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I may need to transfer a substantial sum of money (worth more than 10K in US dollars) from Israel to US. With this, I have these questions questions:

  1. I know IRS is notified on any large transfers. Would I need to provide them some documentation so they won't want to tax me on this money? It is not income, it is savings earned years ago and kept in foreign account, but I have no idea what they may want as a proof.
  2. What would be the best way to do it - provided that both currency conversion and international transfer is involved? I could probably wire it but they might charge too many fees on both ends and on conversion, maybe there's a better way?

closed as off-topic by Chris W. Rea, Rupert Morrish, Dheer, JoeTaxpayer Aug 30 at 15:37

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  • 2
    I am fairly confident a wire should cost you the same fee regardless of the total amount. – Matthew Read Jan 14 '11 at 19:28
  • Ever heard of bitcoins and dwolla? – user4951 Jun 20 '12 at 5:41
  • 2
    @JimThio with recent breakins and security problems, I'd rather stay out of bitcoin for now. And Dwolla seems to be US-only – StasM Jun 24 '12 at 18:46
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In regards to your 1st question, if you are a US resident (according to IRS rules) and you have any foreign bank accounts, then you need to file a FBAR form for every year in which any of these accounts has more than $10,000. This is the way that IRS keeps track of substantial amounts of money kept by US residents in foreign accounts.

  • Link dead, and to be exact FBAR goes (and always did) to FinCEN not IRS, but starting after date of this answer a similar form (8938) does go to IRS; start with irs.gov/Businesses/… for both. – dave_thompson_085 May 15 '16 at 15:55
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When investigating transferring funds from the UK to Australia, I found the exchange rate offered by by banks for swift / Telegraphic transfers to be far below companies which specialise in international transfers.

Not applicable to you unfortunately, but I used http://www.ozforex.com.au/ and got a conversion rate which ended up netting me $100's of dollars compared with my banks, thanks to a better rate and no fee.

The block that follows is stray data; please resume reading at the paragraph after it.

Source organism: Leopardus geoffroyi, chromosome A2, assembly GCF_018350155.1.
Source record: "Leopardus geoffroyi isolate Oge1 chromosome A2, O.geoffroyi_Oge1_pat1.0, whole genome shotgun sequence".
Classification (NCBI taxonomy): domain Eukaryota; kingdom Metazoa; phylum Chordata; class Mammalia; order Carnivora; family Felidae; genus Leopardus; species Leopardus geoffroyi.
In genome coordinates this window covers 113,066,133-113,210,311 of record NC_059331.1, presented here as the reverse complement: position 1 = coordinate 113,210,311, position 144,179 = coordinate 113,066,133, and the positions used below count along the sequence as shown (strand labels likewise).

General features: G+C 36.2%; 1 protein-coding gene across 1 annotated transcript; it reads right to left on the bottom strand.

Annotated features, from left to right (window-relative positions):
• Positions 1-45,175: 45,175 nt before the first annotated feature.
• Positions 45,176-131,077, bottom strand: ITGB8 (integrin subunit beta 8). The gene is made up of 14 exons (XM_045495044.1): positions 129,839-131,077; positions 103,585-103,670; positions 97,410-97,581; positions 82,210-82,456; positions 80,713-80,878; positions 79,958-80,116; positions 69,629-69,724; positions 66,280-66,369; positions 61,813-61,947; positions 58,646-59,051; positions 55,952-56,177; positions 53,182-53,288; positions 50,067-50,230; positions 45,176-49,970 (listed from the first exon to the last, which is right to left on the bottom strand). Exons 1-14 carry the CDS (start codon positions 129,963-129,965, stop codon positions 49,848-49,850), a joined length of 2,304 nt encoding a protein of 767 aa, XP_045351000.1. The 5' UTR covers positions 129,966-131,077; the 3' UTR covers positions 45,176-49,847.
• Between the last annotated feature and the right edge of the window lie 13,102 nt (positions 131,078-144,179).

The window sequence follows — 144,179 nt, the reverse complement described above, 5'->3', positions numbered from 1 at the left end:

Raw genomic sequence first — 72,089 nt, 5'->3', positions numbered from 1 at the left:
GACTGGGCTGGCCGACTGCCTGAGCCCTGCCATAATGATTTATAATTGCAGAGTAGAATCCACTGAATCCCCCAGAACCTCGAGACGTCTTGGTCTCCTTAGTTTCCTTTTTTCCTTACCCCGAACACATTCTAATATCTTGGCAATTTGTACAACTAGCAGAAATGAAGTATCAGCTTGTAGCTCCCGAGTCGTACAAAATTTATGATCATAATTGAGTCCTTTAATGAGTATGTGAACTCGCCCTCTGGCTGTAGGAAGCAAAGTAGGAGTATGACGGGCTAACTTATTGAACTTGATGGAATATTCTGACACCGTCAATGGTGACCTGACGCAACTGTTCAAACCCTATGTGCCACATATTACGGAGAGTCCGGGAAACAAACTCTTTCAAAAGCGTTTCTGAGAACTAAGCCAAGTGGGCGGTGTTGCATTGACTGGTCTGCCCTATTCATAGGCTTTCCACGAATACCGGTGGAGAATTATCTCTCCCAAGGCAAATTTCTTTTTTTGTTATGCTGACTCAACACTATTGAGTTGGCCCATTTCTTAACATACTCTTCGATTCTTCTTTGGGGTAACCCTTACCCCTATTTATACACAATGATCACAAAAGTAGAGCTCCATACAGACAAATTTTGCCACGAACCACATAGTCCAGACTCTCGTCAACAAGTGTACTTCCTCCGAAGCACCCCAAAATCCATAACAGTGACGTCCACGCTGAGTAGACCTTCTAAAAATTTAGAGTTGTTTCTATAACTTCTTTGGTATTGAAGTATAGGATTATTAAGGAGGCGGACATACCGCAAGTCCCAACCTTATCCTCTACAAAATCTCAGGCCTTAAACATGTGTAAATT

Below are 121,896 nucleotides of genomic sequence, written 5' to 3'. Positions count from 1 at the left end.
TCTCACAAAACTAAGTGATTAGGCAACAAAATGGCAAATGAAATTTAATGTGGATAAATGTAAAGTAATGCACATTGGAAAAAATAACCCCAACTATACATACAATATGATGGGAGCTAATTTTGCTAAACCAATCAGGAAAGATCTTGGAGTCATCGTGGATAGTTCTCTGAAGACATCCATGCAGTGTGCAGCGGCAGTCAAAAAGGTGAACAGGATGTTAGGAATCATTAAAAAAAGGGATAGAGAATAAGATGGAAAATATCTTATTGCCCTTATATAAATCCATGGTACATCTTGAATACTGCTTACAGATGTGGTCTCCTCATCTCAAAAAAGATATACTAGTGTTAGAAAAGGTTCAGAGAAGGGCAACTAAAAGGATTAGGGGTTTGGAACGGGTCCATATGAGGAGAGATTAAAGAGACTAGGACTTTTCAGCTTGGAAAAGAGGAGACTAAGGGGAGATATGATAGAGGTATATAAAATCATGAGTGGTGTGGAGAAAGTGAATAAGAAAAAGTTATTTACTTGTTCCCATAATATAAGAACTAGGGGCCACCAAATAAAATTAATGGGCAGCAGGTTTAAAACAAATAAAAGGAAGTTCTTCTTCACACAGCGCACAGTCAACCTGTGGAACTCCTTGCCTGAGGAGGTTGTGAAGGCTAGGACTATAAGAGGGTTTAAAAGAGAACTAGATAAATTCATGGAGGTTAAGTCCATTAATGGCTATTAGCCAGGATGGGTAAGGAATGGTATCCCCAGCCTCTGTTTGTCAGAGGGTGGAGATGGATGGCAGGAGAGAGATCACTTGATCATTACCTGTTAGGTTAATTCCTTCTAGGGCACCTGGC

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The wire is probably the quick way to go. There may be a lower cost method through an international bank like Citi or HSBC.

If you are a US resident or have a "substantial presence" in the United States, the IRS may be interested in the origins of your money.

  • Do they have some specific set of documents that they require as a proof or what would satisfy them? Most of the transactions were done electronically and not by me... – StasM Jan 15 '11 at 9:45
  • I've used HSBC at both ends and the service was effortless. I can't remember the costs, but theirs was the most cost-effective way I found. – JBRWilkinson Jan 25 '11 at 21:56
  • I just had the worst experience ever with HSBC. What's its cost??????? For some reasons I received some money in Euro and they converted them in US Dollar here in the USA. I sent emails, I called customer service, I called the Central Funds Transfer Department, I called the Foreign Exchange Wire Transfer, I went to branch offices several times and it's been impossible to determine the exchange rate that HSBC applied and its fees. They said fees are $15 but I found no transaction related to this. I'm afraid they detracted the fees from the wire. There is NO WAY to determine/verify their costs! – Marsellus Wallace Jul 28 '11 at 21:17
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One option would be to physically ship the money from Israel to the US.

I quickly ran the numbers for shipping different amounts of $100 bills (One pound equals 454 bills) using a popular shipping company.

Here are the results: alt text

The "sweet" spot is $100,000. That would only cost you $76 to ship which is just 0.08% of the amount being transferred.

Of course, the shipping company's website says international shipments of money are prohibited. Their website, however, let me categorize the shipment as "money". Strange.

  • Cute. However, you are not accounting for the cost (and potential difficulty) of obtaining $100k or even $10k in USD100 bills in Israel. Notes often get a worse exchange rate than money transfers. – poolie Jan 24 '11 at 6:01
  • @poolie. Good point. Did not take that into account. – Muro Jan 24 '11 at 11:10
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    A wire transfer through the world's primary bank to bank system -- SWIFT -- is going to be safer, faster, cheaper! (try about $25 on each end == $50 which is less than anything in the table above) and infinitely more legitimate than a shipment of money in a box in the post, a suitcase on a plane, or a trunk box from Nigeria. – Paul Aug 30 '11 at 20:35
  • Do the prices include insurance to that amount? And even if it does, if the terms and conditions prohibit shipping money, then probably if the package gets lost (stolen by company employees), you would be out of luck trying to get anything out of the insurance. The dumbest way to put a large amount of money at risk. BTW: one of the banks I know, allows to send SWIFT wire of any value worldwide with all costs covered (OUR) for $30. So your "only" $76 is no way a good deal. – miernik Nov 10 '11 at 22:18
  • The best solution if you don't want IRS to bitch unnecessarily. When they found out just explain it's not income. – user4951 Jun 20 '12 at 5:40

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